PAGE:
There has been a theme the past several weeks touching on light and restoration. It began with the Feast of Theophany, the glorious revelation of Christ to the world as God, through whom everyone who sat in spiritual darkness was enlightened. He was and is the light of life, which gives light to everything.
We saw last week Christ’s healing of the 10 lepers, by which they were restored to society. Today we encountered a blind man, who experienced both the gift of physical illumination through the restoration of his sight.
There’s an interesting phrase in both last week’s reading and this weeks’: Christ tells the person he has healed, “your faith has made you well.” This is actually a poor translation of the original Greek, which would be more appropriately rendered “your faith has saved you”. This changes the thrust of the encounter quite a bit, because we may be inclined to hear this account and think that the man was healed of his blindness simply because he believed that Christ could do it. But Christ did not say to him, “your faith has caused you to see”, but that his faith saved him. Why?
The first thing we have to realize is that the point of this Gospel account is not about the man being blind. Physical ability or spiritual growth is not dependent on whether people have sight or not; his blindness was not an obstacle to his holiness. This account is primarily an example of exposing spiritual blindness. Certainly, in the 1st century people viewed blindness as a disability due to some wrongdoing of sorts. We know this is not true. Some people have sight, and some do not; that fact does not define us either way. But we take this Gospel account as an example and reminder for us to consider what the state of our own spiritual eyes are.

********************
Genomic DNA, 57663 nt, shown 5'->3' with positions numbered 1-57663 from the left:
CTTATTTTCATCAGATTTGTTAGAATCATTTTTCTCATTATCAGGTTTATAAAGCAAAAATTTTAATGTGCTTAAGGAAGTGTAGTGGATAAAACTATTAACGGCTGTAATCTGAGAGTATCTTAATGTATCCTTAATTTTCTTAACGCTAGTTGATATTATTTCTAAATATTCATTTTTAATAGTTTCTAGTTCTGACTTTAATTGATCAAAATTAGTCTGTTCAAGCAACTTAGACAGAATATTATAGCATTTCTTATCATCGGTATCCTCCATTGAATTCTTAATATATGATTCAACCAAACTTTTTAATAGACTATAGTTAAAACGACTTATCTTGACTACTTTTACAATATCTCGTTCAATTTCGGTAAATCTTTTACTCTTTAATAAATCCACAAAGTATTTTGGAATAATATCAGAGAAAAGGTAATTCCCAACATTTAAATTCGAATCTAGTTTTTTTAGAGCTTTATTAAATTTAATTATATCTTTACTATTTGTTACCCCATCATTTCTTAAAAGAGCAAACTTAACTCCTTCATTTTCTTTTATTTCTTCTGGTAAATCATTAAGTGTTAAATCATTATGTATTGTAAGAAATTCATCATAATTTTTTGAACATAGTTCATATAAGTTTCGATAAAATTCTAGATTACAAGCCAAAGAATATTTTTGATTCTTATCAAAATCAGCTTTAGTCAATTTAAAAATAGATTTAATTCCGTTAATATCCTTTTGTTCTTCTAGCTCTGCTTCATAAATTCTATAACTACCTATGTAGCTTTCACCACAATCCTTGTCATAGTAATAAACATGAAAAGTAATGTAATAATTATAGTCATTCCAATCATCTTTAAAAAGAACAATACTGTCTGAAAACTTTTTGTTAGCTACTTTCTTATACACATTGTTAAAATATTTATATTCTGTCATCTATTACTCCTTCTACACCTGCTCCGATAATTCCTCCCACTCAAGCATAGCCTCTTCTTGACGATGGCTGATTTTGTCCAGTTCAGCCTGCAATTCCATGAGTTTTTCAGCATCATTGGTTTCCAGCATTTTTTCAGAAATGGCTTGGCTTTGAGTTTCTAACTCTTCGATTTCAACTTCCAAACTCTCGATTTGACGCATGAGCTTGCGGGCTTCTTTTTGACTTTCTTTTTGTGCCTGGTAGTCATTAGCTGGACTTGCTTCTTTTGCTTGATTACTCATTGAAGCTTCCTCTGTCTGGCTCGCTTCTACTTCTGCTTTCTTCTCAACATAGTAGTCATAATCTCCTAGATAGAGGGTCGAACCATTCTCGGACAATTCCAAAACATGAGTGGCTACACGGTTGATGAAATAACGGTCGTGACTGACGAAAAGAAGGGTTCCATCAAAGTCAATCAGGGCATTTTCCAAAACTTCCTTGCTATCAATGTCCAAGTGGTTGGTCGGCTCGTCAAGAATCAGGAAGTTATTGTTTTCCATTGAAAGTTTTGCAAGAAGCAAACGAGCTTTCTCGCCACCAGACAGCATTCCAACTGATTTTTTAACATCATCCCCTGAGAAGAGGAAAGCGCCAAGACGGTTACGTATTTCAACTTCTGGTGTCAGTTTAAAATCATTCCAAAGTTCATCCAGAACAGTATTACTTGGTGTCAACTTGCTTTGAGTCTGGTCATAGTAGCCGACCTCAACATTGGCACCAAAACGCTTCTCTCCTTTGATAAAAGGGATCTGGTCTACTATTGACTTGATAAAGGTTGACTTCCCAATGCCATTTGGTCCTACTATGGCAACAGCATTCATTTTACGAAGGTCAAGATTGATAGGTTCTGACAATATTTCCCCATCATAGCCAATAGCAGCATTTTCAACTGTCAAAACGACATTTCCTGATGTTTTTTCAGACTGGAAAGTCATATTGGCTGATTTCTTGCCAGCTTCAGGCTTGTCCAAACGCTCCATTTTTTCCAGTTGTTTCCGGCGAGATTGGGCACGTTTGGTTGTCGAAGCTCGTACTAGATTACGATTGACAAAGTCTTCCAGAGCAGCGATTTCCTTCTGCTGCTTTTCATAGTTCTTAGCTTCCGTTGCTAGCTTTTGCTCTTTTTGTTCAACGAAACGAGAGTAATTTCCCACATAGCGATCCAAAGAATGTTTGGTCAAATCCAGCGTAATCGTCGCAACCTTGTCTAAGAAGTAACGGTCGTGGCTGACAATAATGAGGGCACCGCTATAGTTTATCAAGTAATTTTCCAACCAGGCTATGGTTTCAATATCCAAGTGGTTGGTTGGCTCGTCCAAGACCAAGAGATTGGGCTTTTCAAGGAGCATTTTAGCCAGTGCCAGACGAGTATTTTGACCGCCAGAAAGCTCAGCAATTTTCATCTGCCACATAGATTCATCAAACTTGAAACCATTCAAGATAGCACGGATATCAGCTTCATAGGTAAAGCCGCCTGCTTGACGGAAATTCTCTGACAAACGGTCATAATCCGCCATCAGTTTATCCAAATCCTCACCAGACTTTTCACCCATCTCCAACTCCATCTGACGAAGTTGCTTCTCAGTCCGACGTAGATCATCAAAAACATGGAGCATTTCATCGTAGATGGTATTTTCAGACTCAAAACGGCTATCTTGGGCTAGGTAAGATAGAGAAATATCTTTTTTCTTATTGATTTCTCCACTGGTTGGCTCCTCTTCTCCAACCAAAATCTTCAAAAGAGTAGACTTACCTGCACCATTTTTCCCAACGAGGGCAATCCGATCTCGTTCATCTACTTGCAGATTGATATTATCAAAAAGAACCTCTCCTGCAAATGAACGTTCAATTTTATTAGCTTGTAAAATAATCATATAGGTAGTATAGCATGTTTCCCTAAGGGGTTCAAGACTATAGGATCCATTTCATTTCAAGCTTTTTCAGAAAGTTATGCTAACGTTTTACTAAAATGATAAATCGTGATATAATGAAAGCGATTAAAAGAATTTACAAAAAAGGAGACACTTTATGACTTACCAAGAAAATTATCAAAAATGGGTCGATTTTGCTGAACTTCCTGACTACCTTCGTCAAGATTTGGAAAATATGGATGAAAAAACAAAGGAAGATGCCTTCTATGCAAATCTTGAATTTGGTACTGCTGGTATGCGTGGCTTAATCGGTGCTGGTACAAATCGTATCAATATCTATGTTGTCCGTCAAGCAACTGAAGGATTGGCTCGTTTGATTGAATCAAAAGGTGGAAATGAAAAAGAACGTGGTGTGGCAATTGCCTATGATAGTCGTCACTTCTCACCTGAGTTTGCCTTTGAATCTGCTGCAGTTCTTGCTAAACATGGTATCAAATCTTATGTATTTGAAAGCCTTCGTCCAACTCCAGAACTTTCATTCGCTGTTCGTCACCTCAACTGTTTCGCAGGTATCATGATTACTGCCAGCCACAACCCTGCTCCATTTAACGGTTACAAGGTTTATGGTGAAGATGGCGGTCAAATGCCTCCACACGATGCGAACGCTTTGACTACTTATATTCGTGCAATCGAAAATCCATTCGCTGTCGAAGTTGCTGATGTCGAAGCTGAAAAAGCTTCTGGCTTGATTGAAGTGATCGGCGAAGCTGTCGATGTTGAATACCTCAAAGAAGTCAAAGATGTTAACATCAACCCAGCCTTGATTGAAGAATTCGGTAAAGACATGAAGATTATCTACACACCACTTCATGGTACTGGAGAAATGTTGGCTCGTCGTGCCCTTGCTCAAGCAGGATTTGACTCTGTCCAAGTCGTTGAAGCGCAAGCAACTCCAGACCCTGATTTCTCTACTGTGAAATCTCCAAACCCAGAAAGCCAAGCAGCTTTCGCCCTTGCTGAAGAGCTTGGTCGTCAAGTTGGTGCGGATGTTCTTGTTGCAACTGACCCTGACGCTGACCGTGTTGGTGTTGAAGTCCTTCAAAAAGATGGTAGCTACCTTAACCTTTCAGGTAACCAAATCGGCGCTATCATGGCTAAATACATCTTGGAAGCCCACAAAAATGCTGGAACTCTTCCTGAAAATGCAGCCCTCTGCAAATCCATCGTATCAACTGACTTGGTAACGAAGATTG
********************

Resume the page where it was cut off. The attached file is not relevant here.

The second thing to remember is that sight is not limited to the functionality of the physical eyes; our eyes are the tools by which we participate in the activity of sight, or perception. Our physical sight is certainly a blessing, but we know that people without it are able to perceive life around them. This man, on the side of the road, we could say had a more clear sight than even the Disciples, because he, while unable to describe what Christ physically looked like, had the spiritual sight to recognize his Creator and Savior. His physical healing was a manifestation of Christ’s power, an example that would help this man testify to God’s mercy to affect the lives of real people; to change us by His love.
This Gospel account challenges our modern mindset of thinking that this physical world is everything. We must realize that Christ is among us and within us. We sing over and over again, “God is the Lord and He has appeared unto us”. Not just unto those with sight, but to all people, and our spiritual perception is, most often, lacking.
If we are honest with ourselves, we admit that sometimes we close the eyes of our soul to God. “If I can’t see Him, then He must not be here”, we think to ourselves. But we know this is not true. “To say that God hides Himself from the sinful is to say that the sun hides itself from the blind”. God, of course, is always with us, we are the ones who turn away. So we ask ourselves today, “what spiritual realities am I unaware of? How is God speaking to me? Why do I not hear him?” We all need to grow, one way or another, to know God more fully. We must be open to realizing the nature of our growth. To open ourselves up to the river of God’s love, to be washed over by the flow of His mercy. God is around us and always with us; He is just waiting for us to cry out to Him like the man today, “Jesus, have mercy on me!”.
In the name of the Father, and of the Son, and of the Holy Spirit.
The Struggle Continues
Newsletter February 2021
My dad had a sticker on his truck when I was a kid that read, “The Struggle Continues”. I remember thinking it was cool, but I didn’t really understand what it meant until I found myself in difficult times. My priest gave me a word of wisdom that both encouraged me and taught me about that sticker on my dad’s truck. He said, “if you’re not struggling, something is wrong.” He certainly didn’t mean that we should look for difficult times, but what he meant was that the inherent meaning of a struggle is to be working towards something good. The struggle is a sign you are doing something holy. Goodness, beauty, and truth are hard to come by, and so when we strive for them in our lives, we find ourselves in a struggle. If we don’t encounter times of struggle, perhaps we aren’t living in reality.